Higher Education Strategy Associates

November 07

Better Know a Higher Ed System: The Russian Federation

Yesterday I told you a little bit about late-Soviet higher education.  Today, I’ll explain a little bit about how higher education has fared in the Russian Federation since 1991.

Perhaps the most amazing thing about higher education in Russia today is that it exists at all.  Ever wonder how many people would still be at your university or college if pay stopped for months on end?  That actually happened in Russia.  In the chaos of the early 1990s, funding for universities fell by 80% (and could cease altogether for months at a time), and funding for research fell by 95%.  Foreign aid programs – run mainly by the EU and a couple of large American foundations – briefly made up over half of all research dollars available in the mid-90s (donors were interested in preserving Soviet science, but even more so in keeping Russian nuclear physicists too busy to contemplate going to Iran or North Korea).

During the long university freeze, institutions were told to raise their own money.  With decades of co-operation with industry, tapping business was an obvious route to go – or would have been had the Russian economy not been collapsing at the same time.  That left tuition fees as a solution: except that, legally, tuition was supposed to be free.  The solution, as in many post-socialist countries (e.g. Poland, Romania), was to offer dual-track tuition – those who did well on exams got to go for free, while those who did less well were offered full-cost places.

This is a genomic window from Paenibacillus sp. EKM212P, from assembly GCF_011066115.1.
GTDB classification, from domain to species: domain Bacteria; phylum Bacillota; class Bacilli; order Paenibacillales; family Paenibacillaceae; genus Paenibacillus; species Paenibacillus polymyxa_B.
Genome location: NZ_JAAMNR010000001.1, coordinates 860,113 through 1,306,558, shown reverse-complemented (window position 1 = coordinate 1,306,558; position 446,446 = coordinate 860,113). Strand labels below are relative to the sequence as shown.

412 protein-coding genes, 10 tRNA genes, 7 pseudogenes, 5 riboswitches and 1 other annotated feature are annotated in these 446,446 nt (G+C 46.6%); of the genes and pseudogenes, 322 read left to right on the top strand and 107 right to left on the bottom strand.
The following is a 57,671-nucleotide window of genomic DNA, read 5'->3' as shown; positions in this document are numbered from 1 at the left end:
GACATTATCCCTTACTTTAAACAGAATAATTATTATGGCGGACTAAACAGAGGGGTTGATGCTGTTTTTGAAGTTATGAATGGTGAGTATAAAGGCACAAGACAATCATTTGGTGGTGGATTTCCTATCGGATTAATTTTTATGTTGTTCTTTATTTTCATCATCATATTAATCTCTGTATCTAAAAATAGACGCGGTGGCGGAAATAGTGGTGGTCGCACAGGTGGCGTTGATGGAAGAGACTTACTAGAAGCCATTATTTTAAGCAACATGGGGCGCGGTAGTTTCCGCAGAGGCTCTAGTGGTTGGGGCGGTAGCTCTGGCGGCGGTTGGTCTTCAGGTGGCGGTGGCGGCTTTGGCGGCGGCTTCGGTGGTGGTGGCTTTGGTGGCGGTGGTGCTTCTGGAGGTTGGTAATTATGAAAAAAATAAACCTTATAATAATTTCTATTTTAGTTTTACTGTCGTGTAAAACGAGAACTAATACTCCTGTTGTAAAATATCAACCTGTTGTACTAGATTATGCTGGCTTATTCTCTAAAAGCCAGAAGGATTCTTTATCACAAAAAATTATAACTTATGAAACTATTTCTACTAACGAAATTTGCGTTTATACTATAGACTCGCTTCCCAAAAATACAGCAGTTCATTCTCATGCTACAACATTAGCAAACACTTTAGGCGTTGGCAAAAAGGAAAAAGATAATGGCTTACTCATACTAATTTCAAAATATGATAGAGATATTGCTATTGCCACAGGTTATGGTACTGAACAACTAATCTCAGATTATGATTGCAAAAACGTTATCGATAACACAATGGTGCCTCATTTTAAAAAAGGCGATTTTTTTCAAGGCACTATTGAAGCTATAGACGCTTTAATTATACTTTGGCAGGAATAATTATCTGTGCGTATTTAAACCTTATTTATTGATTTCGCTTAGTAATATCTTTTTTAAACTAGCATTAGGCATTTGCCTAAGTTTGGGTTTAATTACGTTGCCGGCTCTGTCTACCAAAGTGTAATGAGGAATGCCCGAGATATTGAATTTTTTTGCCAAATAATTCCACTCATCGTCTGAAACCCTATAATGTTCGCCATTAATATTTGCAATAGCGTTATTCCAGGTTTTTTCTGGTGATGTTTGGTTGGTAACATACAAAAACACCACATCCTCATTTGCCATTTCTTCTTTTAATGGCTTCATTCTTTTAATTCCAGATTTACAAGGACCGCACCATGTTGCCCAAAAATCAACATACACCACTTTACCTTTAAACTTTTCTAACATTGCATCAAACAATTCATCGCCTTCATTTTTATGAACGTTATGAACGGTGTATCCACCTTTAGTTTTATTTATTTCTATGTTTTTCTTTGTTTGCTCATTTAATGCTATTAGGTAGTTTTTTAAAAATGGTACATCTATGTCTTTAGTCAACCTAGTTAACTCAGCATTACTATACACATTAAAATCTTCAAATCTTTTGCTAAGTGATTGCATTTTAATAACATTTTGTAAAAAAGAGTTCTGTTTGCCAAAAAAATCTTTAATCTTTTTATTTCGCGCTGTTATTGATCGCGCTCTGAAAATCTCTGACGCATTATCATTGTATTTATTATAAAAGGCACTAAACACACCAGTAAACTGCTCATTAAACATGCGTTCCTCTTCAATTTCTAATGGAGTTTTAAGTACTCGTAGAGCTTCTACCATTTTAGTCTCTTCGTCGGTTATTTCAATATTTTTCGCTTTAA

Where the Russians went further than most was in the way they handled the exams.  Basically, institutions discovered they could make even more money if they each set their own exam, and then offered courses on how to pass their exams.  That way, even if they let someone in free for an undergraduate course, they could still make money off them during the pre-university tutorial period.  And since being in university also got males out of military service, the onset of the Chechen crisis also did wonders for the ability to charge fees for this kind of thing.